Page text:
Chemical characterization and sources of submicron aerosols in the northeastern Qinghai–Tibet Plateau: insights from high-resolution mass spectrometry

Zhang, Xinghua; Xu, Jianzhong; Kang, Shichang; Zhang, Qi; Sun, Junying

An Aerodyne high-resolution time-of-flight aerosol mass spectrometer (HR-ToF-AMS) was deployed along with other online instruments to study the highly time resolved chemistry and sources of submicron aerosols (PM1) at Waliguan (WLG) Baseline Observatory, a high-altitude (3816 m a.s.l.) background station located at the northeast edge of the Qinghai–Tibet Plateau (QTP), during 1–31 July 2017. The average PM1 mass concentration during this study was 9.1 µg m−3 (ranging from 0.3 to 28.1 µg m−3), which was distinctly higher than those (2.0–5.7 µg m−3) measured with the Aerodyne AMS at other high-elevation sites in the southern or central QTP. Sulfate showed a dominant contribution (38.1 %) to PM1 at WLG followed by organics (34.5 %), ammonium (15.2 %), nitrate (8.1 %), BC (3.0 %) and chloride (1.1 %). Accordingly, bulk aerosols appeared to be slightly acidic throughout this study, mainly related to the enhanced sulfate contribution. All chemical species peaked at the accumulation mode, indicating the well-mixed and highly aged aerosol particles at WLG from long-range transport. Positive matrix factorization (PMF) on the high-resolution organic mass spectra resolved four distinct organic aerosol (OA) components, including a traffic-related hydrocarbon-like OA (HOA), a relatively fresh biomass burning OA (BBOA), an aged biomass burning OA (agBBOA) and a more-oxidized oxygenated OA (OOA). On average, the two relatively oxidized OAs, OOA and agBBOA, contributed 34.4 % and 40.4 % of organics, respectively, while the rest were 18.4 % for BBOA and 6.8 % for HOA. Source analysis for air masses showed that higher mass concentrations of PM1 and enhanced contributions of sulfate and biomass-burning-related OA components (agBBOA + BBOA) were from the northeast of the WLG with shorter transport distance, whereas lower PM1 mass concentrations with enhanced OOA contribution were from the west after long-range transport, suggesting their distinct aerosol sources and significant impacts of regional transport on aerosol mass loadings and chemistry at WLG.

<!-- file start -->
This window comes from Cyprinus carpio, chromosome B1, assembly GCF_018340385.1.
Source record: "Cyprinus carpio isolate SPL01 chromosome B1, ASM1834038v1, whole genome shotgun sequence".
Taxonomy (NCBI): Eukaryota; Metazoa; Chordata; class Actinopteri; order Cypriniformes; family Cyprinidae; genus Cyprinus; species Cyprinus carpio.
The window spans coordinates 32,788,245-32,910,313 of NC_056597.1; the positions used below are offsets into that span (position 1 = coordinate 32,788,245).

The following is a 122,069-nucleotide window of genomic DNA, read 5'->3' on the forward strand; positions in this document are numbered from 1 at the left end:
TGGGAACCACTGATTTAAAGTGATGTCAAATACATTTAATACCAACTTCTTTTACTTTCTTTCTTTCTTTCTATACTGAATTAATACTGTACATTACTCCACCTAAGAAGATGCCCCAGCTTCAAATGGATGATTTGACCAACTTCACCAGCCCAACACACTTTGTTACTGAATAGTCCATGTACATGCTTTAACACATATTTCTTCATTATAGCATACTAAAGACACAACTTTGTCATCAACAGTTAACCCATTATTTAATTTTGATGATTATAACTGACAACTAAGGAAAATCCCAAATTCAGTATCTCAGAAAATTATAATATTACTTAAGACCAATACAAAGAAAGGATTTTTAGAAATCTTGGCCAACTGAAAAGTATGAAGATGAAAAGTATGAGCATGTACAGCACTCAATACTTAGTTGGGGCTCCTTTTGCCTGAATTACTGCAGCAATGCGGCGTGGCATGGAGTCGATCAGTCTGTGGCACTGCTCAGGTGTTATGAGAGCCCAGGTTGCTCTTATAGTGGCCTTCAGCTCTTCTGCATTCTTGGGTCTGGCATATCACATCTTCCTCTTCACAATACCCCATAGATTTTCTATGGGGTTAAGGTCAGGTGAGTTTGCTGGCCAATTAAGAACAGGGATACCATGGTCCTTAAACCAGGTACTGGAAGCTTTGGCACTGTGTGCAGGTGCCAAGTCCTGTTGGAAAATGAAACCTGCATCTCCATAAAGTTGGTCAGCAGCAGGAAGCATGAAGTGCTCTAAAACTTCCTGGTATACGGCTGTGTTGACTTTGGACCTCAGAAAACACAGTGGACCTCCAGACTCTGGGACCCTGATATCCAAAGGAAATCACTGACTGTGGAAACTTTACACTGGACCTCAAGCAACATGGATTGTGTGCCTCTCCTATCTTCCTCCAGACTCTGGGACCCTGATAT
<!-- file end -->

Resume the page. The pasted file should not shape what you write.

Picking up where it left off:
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Zhang, Xinghua / Xu, Jianzhong / Kang, Shichang / et al: Chemical characterization and sources of submicron aerosols in the northeastern Qinghai–Tibet Plateau: insights from high-resolution mass spectrometry. 2019. Copernicus Publications.

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